An icing penalty prevents players from dumping the puck into the offensive zone, past the goal line in ice hockey. This rule is unique to hockey and often confuses new fans who might not be familiar with the penalty. Here are some of the basics you need to know about icing so that you won’t get confused when it’s called during a game.
What is the Icing Rule in Hockey?
Icing is a procedural penalty that happens several times throughout a hockey game. The penalty results in a complete stoppage of play, and the faceoff dot moves to the team’s defensive zone that drew the icing.
Functionally, icing occurs when a team passes the puck and crosses two “red lines.” There are two red lines in a hockey rink, the center red line and a red goal line at either end of the ice. If a player shoots the puck that crosses the center ice and the goal line at the opposite end of the ice without another teammate touching it, the play will result in icing.
Potential icing calls often include a race to the puck at the end of the ice. If a player from the same team that shot the puck “tags up” and touches the puck first, icing can be waived off. However, if a player from the opposite team touches it, they will trigger an icing call.
When Did Icing Become an Official NHL Rule?
Icing became an official rule of hockey on March 13, 1939.
If an icing call might occur during a game, players will race to the end of the ice as fast as possible to either call off the penalty or trigger the icing infraction. Skating fast to the other side of the rink can cause serious injury, especially if one player slips or causes a collision on the end boards. As a result, many leagues adopt no-touch or hybrid icing to keep players safe.
If a player ices the puck in no-touch icing, a player from the opposing team, usually a defenseman, will race back towards their net to trigger the icing. Classically, the two players will race to the goal line. However, this puts them both very close to the end boards, where injuries occur.
Hybrid icing makes players only have to race to the defensive faceoff circles to trigger the penalty. This reduces the opportunity for injury, making this call a lot safer for everyone on the ice.
How is Icing Different from Offsides?
Icing is very similar to offsides in hockey. These penalties slow entry into the offensive zone and improve defense in the game. While icing revolves around the red lines on the ice, offsides involve the blue lines.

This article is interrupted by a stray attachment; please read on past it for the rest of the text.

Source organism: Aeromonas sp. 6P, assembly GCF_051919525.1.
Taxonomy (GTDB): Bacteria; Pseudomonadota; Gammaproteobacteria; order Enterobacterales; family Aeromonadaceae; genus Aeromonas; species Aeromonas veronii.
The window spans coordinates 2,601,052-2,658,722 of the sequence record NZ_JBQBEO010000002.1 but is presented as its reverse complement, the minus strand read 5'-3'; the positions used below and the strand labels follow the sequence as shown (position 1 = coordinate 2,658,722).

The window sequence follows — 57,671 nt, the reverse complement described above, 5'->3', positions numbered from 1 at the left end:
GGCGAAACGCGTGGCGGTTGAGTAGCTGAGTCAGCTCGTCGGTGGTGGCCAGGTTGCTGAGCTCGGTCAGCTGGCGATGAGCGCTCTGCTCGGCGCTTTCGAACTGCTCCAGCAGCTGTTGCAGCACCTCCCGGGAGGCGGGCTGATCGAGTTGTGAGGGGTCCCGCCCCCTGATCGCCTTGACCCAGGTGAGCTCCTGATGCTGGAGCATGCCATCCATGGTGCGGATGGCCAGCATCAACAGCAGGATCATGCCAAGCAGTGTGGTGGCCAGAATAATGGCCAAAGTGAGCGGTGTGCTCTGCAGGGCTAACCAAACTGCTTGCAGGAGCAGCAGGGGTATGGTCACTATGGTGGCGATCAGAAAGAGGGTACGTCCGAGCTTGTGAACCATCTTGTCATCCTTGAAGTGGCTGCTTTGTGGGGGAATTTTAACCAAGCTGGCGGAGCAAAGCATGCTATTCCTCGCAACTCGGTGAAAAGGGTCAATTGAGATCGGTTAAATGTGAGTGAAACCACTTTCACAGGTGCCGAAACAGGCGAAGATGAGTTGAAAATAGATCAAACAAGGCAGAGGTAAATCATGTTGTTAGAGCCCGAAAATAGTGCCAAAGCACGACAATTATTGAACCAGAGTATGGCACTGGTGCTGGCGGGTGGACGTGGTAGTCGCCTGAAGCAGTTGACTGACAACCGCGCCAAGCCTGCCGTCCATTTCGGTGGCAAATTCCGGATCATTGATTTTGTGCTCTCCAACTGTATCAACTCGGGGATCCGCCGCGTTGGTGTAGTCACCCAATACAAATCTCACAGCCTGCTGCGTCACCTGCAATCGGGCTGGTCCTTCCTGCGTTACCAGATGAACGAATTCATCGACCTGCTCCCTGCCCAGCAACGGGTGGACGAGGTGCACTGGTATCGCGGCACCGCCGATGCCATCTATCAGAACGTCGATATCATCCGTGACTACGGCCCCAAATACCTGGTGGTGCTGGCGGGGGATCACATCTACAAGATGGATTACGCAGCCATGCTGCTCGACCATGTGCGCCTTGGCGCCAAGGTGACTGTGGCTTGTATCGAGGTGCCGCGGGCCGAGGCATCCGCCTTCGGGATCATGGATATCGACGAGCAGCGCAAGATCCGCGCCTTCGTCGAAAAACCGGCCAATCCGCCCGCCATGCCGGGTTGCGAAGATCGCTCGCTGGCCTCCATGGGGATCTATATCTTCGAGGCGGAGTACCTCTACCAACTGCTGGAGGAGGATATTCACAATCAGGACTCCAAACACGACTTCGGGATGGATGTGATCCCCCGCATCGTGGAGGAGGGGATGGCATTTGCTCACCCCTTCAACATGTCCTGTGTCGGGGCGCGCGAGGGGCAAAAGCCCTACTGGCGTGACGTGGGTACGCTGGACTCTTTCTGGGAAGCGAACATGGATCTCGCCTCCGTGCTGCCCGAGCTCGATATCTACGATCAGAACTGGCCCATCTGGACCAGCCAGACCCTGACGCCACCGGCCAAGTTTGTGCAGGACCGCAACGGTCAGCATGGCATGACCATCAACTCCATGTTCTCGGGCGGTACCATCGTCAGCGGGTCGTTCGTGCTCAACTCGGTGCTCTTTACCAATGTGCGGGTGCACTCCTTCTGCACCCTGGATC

The Hockey Writers explain the offside rule clearly in hockey. A player must be behind the blue line and wait for the puck to pass before entering the offensive zone. This rule prevents forwards from waiting for line-drive passes that could help them score in front of the net.
Who Calls Offsides on Icing?
Several different officials have the right to call penalties during an NHL game. Referees have an orange armband that designates them as the head of the officiating team. Two linemen help judge icings and offsides. A linesman gets his name because he typically straddles one of the lines during play, either the blue line or a red line, to evaluate if offsides or icing occurred.
Goalies can also help linesmen know if the icing call occurs. If the puck crosses the goal line closest to them, a goalie will usually lift their glove. That shows the officiating team that icing may occur, depending on what player reaches the puck first. If the offending player reaches the puck first, there is no infraction, and the goalie will drop their glove.
What Happens After an Icing or Offsides in the National Hockey League?
Unlike most penalties in hockey, icing and offsides don’t result in a player going into the penalty box. Instead, there’s a stoppage in play, and there’s a new faceoff that’s disadvantageous to the offending team. With icing, the puck is placed deep in the defensive zone to the right or left of the goaltender.
In offsides, the referee places the faceoff just outside the blue line. Referees pick which faceoff dot is used based on where the original penalty took place.
When Can Hockey Teams Ice the Puck?
You can ice the puck when a team is shorthanded and on the penalty kill. This allows the defending team to break between offensive cycles and help facilitate line changes during high-stress periods.
Many hockey players find returning to their defensive zone during a power play is an opportunity to regroup and develop a more effective strategy to get a goal. Returning to the defensive site can allow some tired players to cycle off the ice and help them develop a concerted push to score.
Conclusion About Icing in Hockey
In summary, icing occurs in hockey when one team shoots the puck down the ice and passes their opponent’s red line. However, an exception to this rule is when one team is short a player due to a penalty. If that is the case, the short-hand team can ice the puck to take time off the clock and prevent the other team from scoring at their net.
Before icing became a rule in the NHL, teams would shoot pucks towards the opposing team’s goal line unchecked, always trying to get the next big breakaway. Today, icing helps the game flow better and makes it more enjoyable to watch. Not only does the game flow better, but the league is making an effort to reduce injuries, which is always essential.
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